The removal of the basement and the materials-handling building would allow a 16,000-square-foot park with 7,400 square feet of plantings covering virtually the entire triangle. An earlier plan with the materials-handling building in place would result in a park half the size.

The plans presented on November 2 did not include the basement as part of the park. But people in attendance, including members of the Queen History Alliance who are advocating for an AIDS memorial in the triangle, said the 10,000-square-foot underground space was a potential community resource that should not be destroyed.

Michael Seltzer, a Baruch College professor and a member of the alliance, said the triangle was the right place for a tribute to St. Vincent’s pioneering response to the AIDS health crisis.

“Our intent is to create a fitting tribute to the indomitable spirit of our neighbors,” Seltzer said later.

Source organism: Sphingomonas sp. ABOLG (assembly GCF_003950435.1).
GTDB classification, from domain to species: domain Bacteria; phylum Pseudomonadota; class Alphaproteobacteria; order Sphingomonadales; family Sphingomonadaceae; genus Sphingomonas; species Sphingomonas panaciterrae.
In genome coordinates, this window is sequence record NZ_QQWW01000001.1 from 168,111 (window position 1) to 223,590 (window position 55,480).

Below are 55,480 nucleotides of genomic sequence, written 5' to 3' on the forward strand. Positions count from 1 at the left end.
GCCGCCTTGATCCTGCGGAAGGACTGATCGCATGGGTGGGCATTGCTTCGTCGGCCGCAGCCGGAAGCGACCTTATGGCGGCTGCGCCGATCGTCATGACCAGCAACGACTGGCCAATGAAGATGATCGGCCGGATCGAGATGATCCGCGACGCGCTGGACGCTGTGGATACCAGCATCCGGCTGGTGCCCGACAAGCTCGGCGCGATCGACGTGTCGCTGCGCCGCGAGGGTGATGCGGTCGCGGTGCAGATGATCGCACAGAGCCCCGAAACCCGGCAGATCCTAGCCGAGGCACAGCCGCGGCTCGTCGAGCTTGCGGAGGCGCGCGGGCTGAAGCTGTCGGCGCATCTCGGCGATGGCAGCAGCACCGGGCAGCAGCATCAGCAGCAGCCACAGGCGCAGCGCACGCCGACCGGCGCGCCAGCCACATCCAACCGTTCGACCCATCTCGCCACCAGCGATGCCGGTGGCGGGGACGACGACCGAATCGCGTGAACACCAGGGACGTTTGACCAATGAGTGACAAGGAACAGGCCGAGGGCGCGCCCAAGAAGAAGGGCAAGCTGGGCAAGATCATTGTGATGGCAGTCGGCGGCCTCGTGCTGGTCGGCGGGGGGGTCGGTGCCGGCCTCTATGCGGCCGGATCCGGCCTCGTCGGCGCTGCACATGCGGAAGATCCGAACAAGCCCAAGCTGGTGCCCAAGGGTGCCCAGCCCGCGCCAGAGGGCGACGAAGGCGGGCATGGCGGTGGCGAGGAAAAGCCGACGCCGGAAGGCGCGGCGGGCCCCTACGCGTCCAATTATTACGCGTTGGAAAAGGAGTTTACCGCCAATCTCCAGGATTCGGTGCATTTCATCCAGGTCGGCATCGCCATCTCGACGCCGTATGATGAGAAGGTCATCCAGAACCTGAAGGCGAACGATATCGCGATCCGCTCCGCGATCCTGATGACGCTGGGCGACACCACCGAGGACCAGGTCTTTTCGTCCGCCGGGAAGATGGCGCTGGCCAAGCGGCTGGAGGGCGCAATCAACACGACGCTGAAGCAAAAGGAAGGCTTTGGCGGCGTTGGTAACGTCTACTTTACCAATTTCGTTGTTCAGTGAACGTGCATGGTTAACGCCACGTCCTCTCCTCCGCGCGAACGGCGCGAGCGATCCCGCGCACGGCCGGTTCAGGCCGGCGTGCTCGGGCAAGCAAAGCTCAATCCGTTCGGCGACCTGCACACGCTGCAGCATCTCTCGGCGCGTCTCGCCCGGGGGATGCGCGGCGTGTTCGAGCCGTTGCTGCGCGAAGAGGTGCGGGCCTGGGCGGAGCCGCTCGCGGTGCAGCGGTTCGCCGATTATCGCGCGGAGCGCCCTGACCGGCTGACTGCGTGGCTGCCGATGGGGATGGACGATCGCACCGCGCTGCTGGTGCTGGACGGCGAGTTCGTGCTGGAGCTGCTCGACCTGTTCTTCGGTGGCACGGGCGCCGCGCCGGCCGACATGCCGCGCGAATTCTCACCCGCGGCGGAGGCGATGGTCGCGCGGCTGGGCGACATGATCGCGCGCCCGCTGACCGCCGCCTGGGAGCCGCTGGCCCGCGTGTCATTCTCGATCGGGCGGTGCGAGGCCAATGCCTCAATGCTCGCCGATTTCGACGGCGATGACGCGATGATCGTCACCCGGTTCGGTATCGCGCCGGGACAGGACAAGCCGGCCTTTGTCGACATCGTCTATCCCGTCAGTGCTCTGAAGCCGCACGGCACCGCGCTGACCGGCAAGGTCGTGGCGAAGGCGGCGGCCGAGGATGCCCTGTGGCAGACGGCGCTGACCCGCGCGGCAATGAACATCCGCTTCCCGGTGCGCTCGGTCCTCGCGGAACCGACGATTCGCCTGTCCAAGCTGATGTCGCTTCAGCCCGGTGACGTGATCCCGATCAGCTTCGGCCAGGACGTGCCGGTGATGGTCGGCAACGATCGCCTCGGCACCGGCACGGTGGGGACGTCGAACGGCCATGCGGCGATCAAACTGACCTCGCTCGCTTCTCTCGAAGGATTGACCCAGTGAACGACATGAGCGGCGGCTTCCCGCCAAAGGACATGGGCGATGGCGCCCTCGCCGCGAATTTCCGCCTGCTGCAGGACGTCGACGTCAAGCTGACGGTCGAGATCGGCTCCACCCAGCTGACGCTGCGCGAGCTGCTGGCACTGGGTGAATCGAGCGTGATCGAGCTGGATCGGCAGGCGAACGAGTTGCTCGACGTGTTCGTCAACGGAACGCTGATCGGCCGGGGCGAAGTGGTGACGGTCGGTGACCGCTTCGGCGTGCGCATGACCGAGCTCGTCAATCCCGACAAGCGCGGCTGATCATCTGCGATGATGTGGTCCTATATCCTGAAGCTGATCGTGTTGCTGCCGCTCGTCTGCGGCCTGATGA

He said that Sister Patrice of St. Vincent’s, who ran the first bereavement groups for people who lost loved ones to AIDS, should be among those honored. Reverend Mead Miner Bailey, a founder of the country’s first congregate residence for people living with AIDS/HIV — Bailey House on Christopher St. — should also have a tribute in the triangle, he said.

Seltzer added that Reverend John Dyson Canon, priest at St. John’s in the Village Episcopal Church from 1975 to 1987, should also be honored in the triangle park, along with the late Congresswoman Bella Abzug for her fearless neighborhood advocacy.

Christopher Tepper, a founder of the Queer History Alliance, urged Rudin, which has agreed to pay for building and maintaining the triangle park, to “keep an open mind” about including the basement in the park design.

Community board member Steve Ashkenazi was also concerned about preserving the basement under the triangle.

“To destroy that underground space makes no sense,” Ashkenazi said, citing the shortage of meeting places in the district. Robert Woodworth, operations manager of the LGBT Community Center on West 13th Street, said that 10,000 square feet of usable space should be preserved for the public as a teaching center.

Gil Horowitz, of the Washington Square-Lower Fifth Avenue Block Association, and Andrew Berman, executive director of the Greenwich Village Society for Historic Preservation, called on Rudin and MPFP to determine the cost and feasibility of a triangle park with a basement.